Shearing grabs world attention
The media response to sheep shearing’s potential as a Commonwealth Games demonstration sport, if not the Olympics, has gone international.
‘‘Shearing as a demonstration sport has gone viral,’’ Federated Farmers Meat and Fibre chairwoman Jeanette Maxwell said.
‘‘It has been in Australian media, media from the UK. I’ve had interviews with BBC regional stations but am being interviewed by Skype for BBC One. Being at the outer reaches of wireless broadband, I just hope the weather plays ball.
‘‘I’ve also checked Google News and shearing sport has generated at least 262 news items. From ESPN and a Washington Post blog to Britain’s Daily Telegraph, you can say it has grabbed imaginations the world over. Some of it may drip with sarcasm but it’s giving us the chance to tell people overseas that sheep don’t die for their wool. Unbelievable as it may sound to Kiwi ears, some people overseas believe wool is like fur. By talking about shearing, shearing sports and farming in New Zealand, we can help to clear a big misconception. It could help to get more people into wool and New Zealand wool especially.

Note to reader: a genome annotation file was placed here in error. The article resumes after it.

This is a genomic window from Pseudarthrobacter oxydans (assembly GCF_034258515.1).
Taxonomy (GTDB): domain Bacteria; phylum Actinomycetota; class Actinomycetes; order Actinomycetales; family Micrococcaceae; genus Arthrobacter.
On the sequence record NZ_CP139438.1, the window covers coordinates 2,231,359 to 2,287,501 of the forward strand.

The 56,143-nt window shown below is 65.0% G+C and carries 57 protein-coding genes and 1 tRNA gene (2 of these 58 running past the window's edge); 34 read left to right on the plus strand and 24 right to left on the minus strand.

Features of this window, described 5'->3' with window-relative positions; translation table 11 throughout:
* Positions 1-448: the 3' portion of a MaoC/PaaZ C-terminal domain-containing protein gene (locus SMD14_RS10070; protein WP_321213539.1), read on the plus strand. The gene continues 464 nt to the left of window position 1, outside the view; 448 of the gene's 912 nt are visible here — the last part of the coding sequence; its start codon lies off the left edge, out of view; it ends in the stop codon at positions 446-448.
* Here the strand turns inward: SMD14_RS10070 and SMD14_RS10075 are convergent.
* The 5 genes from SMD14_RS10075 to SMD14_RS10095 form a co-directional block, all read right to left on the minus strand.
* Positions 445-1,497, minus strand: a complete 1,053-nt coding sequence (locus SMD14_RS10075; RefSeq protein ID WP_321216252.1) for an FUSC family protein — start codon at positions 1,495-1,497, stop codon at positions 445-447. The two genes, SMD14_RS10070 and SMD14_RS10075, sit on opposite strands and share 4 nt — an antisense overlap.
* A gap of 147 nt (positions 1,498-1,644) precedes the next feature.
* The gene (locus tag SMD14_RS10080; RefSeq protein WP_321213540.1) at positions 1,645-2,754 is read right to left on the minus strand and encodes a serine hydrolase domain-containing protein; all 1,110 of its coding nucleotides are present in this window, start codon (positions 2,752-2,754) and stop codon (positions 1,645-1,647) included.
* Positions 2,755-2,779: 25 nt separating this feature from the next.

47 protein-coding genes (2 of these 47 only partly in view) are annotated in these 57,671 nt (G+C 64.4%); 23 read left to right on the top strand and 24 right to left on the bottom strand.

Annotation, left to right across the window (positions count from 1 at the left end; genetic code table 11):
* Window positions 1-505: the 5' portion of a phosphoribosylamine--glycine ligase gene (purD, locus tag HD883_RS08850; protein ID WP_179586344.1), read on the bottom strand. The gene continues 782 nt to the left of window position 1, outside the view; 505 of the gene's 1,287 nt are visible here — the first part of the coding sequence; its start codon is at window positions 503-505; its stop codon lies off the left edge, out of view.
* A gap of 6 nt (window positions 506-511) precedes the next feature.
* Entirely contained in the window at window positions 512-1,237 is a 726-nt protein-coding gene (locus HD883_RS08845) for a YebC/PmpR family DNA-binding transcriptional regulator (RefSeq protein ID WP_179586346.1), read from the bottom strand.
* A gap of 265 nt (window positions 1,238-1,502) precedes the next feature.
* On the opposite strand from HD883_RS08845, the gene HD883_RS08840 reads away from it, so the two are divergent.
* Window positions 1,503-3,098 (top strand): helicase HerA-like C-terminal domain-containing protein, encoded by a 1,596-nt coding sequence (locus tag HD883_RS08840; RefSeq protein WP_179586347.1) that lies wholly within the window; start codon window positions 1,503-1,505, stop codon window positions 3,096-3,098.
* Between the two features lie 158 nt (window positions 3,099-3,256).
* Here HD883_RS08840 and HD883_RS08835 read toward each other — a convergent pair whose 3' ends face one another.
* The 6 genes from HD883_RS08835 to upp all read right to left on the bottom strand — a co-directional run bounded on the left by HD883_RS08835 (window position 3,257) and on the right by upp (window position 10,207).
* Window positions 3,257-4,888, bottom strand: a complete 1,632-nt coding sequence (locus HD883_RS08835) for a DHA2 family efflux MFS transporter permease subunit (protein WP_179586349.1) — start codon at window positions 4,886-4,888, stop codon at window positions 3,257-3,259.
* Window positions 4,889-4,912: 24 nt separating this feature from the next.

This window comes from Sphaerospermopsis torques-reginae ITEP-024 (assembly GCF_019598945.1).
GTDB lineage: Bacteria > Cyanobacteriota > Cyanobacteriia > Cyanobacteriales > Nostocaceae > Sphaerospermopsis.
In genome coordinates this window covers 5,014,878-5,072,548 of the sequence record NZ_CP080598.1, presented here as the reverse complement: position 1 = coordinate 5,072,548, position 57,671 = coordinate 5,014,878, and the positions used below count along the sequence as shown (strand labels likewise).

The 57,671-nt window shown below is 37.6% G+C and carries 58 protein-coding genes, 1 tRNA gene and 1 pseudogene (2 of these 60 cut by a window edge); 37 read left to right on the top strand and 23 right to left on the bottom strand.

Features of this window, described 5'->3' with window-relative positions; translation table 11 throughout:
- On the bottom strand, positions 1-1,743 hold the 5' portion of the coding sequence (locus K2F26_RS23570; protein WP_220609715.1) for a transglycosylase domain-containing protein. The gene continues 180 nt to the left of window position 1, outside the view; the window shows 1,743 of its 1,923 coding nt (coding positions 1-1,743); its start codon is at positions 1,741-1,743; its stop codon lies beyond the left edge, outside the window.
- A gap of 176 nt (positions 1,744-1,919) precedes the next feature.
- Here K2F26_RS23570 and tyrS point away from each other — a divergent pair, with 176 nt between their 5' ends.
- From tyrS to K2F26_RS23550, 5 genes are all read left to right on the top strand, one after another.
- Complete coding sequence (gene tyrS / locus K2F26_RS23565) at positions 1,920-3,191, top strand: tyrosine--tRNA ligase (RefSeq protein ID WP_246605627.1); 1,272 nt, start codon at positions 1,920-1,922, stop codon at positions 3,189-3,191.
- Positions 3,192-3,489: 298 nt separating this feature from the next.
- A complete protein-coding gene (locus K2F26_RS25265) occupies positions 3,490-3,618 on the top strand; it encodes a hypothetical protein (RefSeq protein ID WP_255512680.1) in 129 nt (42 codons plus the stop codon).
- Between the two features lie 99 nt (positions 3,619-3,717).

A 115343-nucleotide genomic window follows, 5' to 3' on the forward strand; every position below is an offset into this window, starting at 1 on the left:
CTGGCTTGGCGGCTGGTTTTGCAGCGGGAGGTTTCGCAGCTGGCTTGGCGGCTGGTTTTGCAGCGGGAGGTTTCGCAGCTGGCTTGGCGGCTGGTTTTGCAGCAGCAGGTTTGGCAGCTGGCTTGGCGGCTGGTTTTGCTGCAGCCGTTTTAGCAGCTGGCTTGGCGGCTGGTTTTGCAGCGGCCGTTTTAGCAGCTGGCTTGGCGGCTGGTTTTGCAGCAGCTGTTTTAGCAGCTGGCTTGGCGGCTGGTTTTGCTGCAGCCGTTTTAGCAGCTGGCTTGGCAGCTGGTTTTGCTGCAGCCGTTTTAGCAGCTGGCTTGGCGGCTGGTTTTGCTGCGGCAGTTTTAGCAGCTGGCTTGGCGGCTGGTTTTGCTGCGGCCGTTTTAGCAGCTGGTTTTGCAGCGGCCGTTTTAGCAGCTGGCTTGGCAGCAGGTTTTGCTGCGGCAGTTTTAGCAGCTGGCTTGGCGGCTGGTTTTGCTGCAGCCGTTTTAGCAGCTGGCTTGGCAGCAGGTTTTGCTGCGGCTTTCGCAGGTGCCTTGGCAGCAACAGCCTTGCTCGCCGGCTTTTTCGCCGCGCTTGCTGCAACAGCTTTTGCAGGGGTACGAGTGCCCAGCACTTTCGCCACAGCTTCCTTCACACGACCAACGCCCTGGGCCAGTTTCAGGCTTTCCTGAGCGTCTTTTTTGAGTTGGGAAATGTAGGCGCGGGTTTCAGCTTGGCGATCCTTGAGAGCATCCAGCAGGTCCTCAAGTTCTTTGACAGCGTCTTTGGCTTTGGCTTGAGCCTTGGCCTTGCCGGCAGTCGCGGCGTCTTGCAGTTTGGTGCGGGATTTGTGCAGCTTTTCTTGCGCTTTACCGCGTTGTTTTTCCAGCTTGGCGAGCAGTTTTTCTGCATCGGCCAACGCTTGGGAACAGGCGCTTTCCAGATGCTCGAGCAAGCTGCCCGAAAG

‘‘While wool is natural, renewable and completely sustainable, it needs more and perhaps sport provides that magic.
‘‘Our shearing athletes, men and women alike, are in peak physical condition. When people wear New Zealand wool it has come from the work of people like Ivan Scott and Kerri-jo Te Huia. We can also add Stacey Te Huia and Sam Welch. They broke a 16-year world record for two-stand ninehour ewe-shearing. They shore 1341 big unwieldy ewes over nine hours, or well over two ewes every single minute.
‘‘This hand-crafted human dimension is what makes wool unique. Its price point isn’t much different from oil-based artificial fibres but it has an inherent craftsmanship and skill about it. This is something oilbased fibres cannot match. It’s about putting the magic into wool and our shearing athletes are an ace in that respect.
‘‘This will take time but given the big eight sheep counties are China, Australia, India, Iran, Sudan, New Zealand, Nigeria and the United Kingdom, shearing is more global than many people think,’’ Mrs Maxwell said.